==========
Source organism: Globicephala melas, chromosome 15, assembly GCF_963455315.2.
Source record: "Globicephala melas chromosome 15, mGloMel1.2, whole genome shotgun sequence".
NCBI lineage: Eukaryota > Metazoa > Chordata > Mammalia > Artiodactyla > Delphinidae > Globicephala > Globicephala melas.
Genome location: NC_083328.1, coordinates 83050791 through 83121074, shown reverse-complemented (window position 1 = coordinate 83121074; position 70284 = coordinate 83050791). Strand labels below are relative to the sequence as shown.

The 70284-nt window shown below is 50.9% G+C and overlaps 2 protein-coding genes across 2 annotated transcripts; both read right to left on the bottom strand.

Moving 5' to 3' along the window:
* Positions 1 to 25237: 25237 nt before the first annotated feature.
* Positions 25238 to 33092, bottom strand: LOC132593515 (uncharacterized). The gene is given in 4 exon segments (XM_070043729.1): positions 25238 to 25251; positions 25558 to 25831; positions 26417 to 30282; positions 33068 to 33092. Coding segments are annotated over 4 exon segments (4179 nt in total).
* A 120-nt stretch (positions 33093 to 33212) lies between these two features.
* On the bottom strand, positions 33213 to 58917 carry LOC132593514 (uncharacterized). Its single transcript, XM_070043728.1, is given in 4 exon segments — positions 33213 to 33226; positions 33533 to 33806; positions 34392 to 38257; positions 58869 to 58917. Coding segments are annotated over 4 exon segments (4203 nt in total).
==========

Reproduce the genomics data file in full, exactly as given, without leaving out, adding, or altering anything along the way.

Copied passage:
Source organism: Globicephala melas, chromosome 15, assembly GCF_963455315.2.
Source record: "Globicephala melas chromosome 15, mGloMel1.2, whole genome shotgun sequence".
NCBI lineage: Eukaryota > Metazoa > Chordata > Mammalia > Artiodactyla > Delphinidae > Globicephala > Globicephala melas.
Genome location: NC_083328.1, coordinates 83050791 through 83121074, shown reverse-complemented (window position 1 = coordinate 83121074; position 70284 = coordinate 83050791). Strand labels below are relative to the sequence as shown.

The 70284-nt window shown below is 50.9% G+C and overlaps 2 protein-coding genes across 2 annotated transcripts; both read right to left on the bottom strand.

Moving 5' to 3' along the window:
* Positions 1 to 25237: 25237 nt before the first annotated feature.
* Positions 25238 to 33092, bottom strand: LOC132593515 (uncharacterized). The gene is given in 4 exon segments (XM_070043729.1): positions 25238 to 25251; positions 25558 to 25831; positions 26417 to 30282; positions 33068 to 33092. Coding segments are annotated over 4 exon segments (4179 nt in total).
* A 120-nt stretch (positions 33093 to 33212) lies between these two features.
* On the bottom strand, positions 33213 to 58917 carry LOC132593514 (uncharacterized). Its single transcript, XM_070043728.1, is given in 4 exon segments — positions 33213 to 33226; positions 33533 to 33806; positions 34392 to 38257; positions 58869 to 58917. Coding segments are annotated over 4 exon segments (4203 nt in total).